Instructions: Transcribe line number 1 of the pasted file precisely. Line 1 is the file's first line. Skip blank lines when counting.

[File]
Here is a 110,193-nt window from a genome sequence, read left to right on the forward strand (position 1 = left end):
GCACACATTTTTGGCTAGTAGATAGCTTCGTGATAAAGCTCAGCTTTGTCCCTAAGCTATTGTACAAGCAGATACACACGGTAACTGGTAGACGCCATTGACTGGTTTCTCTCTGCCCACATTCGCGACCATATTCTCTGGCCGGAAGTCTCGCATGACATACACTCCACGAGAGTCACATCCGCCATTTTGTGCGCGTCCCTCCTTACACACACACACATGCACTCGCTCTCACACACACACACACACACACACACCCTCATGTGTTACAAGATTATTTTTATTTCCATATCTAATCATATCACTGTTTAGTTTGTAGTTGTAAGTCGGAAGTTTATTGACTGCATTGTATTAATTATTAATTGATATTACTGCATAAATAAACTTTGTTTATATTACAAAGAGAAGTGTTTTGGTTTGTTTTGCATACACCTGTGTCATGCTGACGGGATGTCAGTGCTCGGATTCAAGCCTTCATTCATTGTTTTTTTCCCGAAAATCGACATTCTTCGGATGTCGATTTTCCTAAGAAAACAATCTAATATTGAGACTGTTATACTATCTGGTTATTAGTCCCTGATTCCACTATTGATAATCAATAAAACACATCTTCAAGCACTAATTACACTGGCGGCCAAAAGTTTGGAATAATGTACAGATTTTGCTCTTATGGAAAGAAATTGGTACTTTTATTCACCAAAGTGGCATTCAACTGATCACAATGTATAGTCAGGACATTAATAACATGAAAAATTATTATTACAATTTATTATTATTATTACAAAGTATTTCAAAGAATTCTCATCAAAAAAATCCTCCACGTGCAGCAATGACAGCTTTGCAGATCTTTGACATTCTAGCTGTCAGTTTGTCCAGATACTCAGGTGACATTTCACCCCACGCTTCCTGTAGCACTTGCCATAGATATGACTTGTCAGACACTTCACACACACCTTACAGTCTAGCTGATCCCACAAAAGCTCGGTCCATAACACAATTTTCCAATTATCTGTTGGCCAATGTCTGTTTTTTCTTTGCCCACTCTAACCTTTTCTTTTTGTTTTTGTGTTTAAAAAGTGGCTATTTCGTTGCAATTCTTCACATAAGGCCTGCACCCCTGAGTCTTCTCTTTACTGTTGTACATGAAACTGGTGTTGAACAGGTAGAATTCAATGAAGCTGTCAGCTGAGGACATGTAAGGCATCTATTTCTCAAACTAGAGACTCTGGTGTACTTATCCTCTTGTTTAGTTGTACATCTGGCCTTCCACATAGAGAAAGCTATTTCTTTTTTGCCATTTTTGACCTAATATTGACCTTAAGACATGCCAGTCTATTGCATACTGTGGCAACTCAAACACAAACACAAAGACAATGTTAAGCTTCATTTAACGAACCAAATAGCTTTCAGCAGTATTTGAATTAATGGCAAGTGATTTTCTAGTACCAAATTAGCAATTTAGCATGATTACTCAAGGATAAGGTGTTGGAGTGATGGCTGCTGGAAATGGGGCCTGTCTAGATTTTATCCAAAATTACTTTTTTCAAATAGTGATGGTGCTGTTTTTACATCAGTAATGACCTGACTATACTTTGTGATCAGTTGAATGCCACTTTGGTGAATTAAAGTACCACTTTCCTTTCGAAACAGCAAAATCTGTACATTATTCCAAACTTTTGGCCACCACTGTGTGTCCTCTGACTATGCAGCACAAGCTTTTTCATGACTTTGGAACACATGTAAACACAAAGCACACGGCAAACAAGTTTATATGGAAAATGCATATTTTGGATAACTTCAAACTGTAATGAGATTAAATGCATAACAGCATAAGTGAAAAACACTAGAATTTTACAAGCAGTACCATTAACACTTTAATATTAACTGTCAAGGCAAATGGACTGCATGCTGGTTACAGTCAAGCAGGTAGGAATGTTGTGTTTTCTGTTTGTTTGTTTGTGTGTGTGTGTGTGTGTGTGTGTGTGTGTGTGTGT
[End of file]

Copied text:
Here is a 110,193-nt window from a genome sequence, read left to right on the forward strand (position 1 = left end):